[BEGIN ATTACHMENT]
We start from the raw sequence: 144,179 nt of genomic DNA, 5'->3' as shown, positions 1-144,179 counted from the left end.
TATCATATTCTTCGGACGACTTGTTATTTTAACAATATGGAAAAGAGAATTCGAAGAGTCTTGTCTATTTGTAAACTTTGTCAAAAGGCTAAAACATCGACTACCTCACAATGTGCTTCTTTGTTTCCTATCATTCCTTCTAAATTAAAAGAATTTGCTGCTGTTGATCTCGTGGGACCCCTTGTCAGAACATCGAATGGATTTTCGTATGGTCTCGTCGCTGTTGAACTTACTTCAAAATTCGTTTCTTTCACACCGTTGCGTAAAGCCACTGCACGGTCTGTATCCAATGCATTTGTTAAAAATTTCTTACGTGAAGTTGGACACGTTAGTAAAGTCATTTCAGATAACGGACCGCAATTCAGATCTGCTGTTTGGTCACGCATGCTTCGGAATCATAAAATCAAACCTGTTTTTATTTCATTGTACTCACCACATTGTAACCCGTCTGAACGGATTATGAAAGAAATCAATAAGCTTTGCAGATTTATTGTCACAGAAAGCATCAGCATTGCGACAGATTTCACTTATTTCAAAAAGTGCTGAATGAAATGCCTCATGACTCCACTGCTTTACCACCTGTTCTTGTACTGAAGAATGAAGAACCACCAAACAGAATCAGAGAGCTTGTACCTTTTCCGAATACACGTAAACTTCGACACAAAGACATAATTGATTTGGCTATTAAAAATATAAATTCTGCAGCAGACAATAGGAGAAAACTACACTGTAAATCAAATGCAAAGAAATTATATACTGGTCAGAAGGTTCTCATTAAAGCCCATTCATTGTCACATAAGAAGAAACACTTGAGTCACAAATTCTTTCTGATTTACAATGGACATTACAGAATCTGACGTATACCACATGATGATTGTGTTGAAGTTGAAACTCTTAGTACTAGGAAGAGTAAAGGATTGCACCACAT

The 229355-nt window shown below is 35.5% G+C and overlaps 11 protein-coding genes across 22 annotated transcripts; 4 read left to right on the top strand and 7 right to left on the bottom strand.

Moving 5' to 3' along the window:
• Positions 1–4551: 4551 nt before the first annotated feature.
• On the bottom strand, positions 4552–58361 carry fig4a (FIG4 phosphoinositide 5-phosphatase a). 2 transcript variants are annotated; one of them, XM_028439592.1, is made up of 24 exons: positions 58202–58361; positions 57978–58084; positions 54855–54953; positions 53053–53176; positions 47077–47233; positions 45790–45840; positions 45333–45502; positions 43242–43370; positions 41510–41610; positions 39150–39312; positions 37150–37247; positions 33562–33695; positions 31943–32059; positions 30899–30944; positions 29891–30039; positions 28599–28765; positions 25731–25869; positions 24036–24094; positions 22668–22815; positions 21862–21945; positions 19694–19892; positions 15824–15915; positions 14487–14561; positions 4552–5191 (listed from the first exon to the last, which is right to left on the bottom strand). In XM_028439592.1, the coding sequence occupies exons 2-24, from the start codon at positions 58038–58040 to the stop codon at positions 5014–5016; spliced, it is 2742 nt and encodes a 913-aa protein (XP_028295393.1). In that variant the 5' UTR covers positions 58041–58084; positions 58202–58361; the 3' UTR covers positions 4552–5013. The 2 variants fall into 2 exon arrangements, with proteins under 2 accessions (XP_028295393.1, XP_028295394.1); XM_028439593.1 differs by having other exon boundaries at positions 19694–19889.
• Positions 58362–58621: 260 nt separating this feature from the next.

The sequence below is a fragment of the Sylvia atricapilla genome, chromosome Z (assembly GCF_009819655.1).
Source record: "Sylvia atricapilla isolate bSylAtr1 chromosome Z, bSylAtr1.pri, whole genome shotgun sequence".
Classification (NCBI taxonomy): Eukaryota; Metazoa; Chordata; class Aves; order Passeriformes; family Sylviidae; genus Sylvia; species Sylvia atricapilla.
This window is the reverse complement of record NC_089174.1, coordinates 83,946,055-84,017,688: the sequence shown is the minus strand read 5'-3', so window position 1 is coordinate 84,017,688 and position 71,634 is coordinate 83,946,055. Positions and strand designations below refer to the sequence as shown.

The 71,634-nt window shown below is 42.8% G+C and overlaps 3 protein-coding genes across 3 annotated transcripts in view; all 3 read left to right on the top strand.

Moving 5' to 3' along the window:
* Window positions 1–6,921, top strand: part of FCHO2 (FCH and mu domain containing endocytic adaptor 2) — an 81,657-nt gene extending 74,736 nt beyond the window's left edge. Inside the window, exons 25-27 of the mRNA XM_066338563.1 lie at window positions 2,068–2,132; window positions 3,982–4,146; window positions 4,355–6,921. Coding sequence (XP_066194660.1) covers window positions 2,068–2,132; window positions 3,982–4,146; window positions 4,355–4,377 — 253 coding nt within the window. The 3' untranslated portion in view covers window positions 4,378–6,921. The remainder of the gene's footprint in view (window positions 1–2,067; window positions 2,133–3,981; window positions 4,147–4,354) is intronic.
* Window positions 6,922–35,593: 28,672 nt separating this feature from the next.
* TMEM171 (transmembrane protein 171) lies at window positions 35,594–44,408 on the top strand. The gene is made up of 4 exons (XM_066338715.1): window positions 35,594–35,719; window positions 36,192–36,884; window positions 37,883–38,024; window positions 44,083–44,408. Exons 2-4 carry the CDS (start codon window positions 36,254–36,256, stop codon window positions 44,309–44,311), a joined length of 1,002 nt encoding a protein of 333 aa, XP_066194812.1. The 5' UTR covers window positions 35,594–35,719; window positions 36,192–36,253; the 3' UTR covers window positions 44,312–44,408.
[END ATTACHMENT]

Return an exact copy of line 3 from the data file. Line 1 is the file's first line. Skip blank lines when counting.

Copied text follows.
The 229355-nt window shown below is 35.5% G+C and overlaps 11 protein-coding genes across 22 annotated transcripts; 4 read left to right on the top strand and 7 right to left on the bottom strand.